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ISRN Rehabilitation
Volume 2013, Article ID 935924, 8 pages
Research Article

Risk Factors for Falls and Fragility Fractures in Community-Dwelling Seniors: A One-Year Prospective Study

1Schulich School of Medicine & Dentistry, University of Western Ontario, London, ON, Canada N6A 5C1
2University of Windsor, Medical Education Building Room 1100, 401 Sunset Avenue, Windsor, ON, Canada N9B 3P4
3Division of Orthopedic Surgery, University of Western Ontario, Hand and Upper Limb Center, St. Joseph’s Health Care, 268 Grosvenor Street, London, ON, Canada N6A 4L6
4School of Rehabilitation Sciences, McMaster University, 1400 Main Street West, Hamilton, ON, Canada L8S 1C7

Received 21 June 2013; Accepted 18 July 2013

Academic Editors: P. Czarnecki, E. E. Hansson, and H. Unalan

Copyright © 2013 Sacha Song et al. This is an open access article distributed under the Creative Commons Attribution License, which permits unrestricted use, distribution, and reproduction in any medium, provided the original work is properly cited.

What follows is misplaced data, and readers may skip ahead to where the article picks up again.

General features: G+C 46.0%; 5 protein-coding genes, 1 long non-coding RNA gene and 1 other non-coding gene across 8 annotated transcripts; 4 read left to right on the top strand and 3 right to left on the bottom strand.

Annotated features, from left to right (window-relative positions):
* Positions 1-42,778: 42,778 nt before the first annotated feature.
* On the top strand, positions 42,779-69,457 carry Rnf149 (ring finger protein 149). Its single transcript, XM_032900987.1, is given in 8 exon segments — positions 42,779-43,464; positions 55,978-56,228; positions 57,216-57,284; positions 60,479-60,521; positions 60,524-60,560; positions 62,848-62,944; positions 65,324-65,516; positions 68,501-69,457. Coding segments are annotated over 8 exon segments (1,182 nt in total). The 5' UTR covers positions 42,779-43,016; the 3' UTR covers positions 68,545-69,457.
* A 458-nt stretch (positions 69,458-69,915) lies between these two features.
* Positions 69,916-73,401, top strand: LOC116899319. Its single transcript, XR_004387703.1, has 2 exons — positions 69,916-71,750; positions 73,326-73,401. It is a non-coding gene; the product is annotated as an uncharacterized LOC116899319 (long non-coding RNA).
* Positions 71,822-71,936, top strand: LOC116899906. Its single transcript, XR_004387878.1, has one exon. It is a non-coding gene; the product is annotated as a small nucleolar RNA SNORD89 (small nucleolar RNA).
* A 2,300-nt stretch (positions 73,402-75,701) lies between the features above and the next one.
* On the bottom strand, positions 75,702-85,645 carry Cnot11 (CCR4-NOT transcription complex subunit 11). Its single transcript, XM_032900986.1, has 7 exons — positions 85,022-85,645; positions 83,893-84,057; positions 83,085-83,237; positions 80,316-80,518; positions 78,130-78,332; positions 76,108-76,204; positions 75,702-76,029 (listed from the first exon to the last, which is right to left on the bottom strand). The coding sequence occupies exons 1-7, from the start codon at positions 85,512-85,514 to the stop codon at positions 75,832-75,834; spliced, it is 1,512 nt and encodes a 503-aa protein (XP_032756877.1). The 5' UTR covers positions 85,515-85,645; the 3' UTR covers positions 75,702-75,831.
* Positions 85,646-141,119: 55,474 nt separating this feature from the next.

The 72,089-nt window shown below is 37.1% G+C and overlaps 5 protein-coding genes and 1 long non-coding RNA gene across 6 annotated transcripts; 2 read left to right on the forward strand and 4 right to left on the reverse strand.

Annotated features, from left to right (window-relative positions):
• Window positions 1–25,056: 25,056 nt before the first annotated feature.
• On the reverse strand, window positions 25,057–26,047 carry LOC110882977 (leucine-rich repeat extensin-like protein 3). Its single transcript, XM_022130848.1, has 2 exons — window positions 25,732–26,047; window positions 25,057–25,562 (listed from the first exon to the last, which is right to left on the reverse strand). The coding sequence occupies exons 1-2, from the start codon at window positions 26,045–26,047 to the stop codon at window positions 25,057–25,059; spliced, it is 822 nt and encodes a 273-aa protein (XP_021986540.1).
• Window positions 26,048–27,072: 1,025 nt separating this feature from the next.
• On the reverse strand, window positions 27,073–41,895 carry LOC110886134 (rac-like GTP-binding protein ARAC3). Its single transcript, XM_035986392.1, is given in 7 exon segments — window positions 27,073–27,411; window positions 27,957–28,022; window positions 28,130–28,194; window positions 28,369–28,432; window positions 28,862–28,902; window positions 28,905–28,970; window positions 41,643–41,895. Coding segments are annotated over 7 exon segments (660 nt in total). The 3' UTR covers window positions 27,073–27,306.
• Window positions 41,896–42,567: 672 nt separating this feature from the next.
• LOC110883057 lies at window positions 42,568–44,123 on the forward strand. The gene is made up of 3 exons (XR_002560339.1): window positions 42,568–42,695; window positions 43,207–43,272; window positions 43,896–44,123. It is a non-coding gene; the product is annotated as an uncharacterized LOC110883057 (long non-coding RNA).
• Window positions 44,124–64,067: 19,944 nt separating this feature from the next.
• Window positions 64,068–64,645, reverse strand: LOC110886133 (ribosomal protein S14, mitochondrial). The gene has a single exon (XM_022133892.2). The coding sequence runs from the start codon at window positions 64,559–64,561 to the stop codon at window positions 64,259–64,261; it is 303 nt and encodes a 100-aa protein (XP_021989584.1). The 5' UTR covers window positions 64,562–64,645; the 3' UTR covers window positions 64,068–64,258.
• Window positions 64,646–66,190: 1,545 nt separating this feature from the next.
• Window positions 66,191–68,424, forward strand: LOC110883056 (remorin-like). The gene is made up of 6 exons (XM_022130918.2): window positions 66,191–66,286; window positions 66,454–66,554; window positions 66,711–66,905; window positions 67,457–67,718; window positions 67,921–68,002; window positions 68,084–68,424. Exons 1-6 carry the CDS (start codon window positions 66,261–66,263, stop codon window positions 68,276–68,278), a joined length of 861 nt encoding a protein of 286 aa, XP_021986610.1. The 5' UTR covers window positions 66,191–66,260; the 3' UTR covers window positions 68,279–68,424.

Objective. To evaluate risk factors for falls and fragility fractures in healthy seniors. Methods. Assessing 50 ambulatory community-dwelling volunteers ≥65 for demographics, BMI, bone mineral density (BMD) (DEXA), fracture risk (FRAX), balance (Biodex), fear of falling (Modified Falls Efficacy Scale (MFES)), and activity level (RAPA). One-year followup was done through phone interviews. Results. Most participants (17 males, 33 females; mean age years) had normal BMD and were active with little to no fear of falling. Balance did not correlate with FRAX or fear of falling. Activity level did not correlate with FRAX, but the active group had less fear of falling. Most scored below age specific norms on balance testing. Fear of falling was not significantly different between genders but did correlate with FRAX, indicating that patients with higher fracture risk were also more afraid of falling. Individuals who fell after one year had increased fear of falling and decreased activity levels. Conclusions. Community-dwelling seniors with higher risk of future fractures were more afraid of falling. Although healthy and active, this cohort had poor balance compared to age matched norms. Further research on how to best assess fall risk and improve balance to prevent fractures is needed.